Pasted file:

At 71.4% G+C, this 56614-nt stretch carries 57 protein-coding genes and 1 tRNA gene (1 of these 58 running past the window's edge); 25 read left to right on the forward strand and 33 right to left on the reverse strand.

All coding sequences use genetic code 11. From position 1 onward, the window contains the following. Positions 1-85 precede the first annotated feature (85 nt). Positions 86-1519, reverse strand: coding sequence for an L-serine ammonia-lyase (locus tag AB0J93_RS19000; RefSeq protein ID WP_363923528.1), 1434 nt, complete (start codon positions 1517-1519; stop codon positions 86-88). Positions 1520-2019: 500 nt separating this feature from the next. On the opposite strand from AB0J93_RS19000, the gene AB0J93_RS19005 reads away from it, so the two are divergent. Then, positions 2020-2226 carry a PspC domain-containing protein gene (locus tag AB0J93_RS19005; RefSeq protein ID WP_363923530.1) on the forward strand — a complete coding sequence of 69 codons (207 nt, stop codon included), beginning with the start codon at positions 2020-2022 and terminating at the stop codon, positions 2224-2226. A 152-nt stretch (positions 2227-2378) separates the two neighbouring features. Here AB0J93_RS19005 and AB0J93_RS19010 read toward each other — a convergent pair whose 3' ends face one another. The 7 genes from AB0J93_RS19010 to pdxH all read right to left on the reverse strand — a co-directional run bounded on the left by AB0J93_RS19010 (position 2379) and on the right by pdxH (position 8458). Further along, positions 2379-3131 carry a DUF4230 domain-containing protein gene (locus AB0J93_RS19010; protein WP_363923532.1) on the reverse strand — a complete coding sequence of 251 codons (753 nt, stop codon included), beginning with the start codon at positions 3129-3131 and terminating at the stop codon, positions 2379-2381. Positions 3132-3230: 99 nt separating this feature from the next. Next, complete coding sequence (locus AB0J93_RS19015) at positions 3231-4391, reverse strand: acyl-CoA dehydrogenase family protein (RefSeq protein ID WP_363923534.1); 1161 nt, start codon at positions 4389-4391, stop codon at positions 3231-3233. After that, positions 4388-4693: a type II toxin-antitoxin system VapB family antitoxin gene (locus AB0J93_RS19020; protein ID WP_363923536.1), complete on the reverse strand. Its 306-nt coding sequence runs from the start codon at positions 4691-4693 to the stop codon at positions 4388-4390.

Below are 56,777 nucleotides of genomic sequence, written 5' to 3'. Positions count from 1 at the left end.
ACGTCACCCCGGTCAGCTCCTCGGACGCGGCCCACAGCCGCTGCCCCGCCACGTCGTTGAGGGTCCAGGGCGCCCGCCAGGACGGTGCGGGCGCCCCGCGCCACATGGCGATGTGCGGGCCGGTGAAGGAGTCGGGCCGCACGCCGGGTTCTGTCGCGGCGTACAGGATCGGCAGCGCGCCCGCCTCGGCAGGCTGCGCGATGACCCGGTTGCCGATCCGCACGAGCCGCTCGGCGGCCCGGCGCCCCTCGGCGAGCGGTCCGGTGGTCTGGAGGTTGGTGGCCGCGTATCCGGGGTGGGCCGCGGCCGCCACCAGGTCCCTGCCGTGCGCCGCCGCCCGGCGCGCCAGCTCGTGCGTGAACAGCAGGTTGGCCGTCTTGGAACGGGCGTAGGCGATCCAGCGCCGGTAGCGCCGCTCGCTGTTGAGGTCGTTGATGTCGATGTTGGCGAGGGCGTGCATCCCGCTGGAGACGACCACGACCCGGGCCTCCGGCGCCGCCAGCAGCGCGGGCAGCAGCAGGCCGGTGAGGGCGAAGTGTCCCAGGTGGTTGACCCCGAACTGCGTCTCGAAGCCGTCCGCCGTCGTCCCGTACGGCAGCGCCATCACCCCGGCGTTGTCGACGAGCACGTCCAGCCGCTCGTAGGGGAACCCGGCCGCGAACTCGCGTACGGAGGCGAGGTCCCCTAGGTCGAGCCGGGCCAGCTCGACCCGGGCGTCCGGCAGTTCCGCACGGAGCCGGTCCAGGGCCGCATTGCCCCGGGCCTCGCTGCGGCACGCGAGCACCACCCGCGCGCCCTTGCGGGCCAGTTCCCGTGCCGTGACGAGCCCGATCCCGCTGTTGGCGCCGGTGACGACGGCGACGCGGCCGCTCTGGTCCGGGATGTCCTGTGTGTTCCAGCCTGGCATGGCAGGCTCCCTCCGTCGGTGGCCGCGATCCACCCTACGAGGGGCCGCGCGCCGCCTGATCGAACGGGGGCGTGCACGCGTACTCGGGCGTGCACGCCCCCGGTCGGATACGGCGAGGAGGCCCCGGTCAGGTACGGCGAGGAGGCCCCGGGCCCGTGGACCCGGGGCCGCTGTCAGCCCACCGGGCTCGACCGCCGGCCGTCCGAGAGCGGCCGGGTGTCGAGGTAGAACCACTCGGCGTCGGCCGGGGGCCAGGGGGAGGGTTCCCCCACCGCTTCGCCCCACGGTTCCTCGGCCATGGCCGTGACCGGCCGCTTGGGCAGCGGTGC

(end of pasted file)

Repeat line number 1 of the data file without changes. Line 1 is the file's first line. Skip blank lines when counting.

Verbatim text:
At 71.4% G+C, this 56614-nt stretch carries 57 protein-coding genes and 1 tRNA gene (1 of these 58 running past the window's edge); 25 read left to right on the forward strand and 33 right to left on the reverse strand.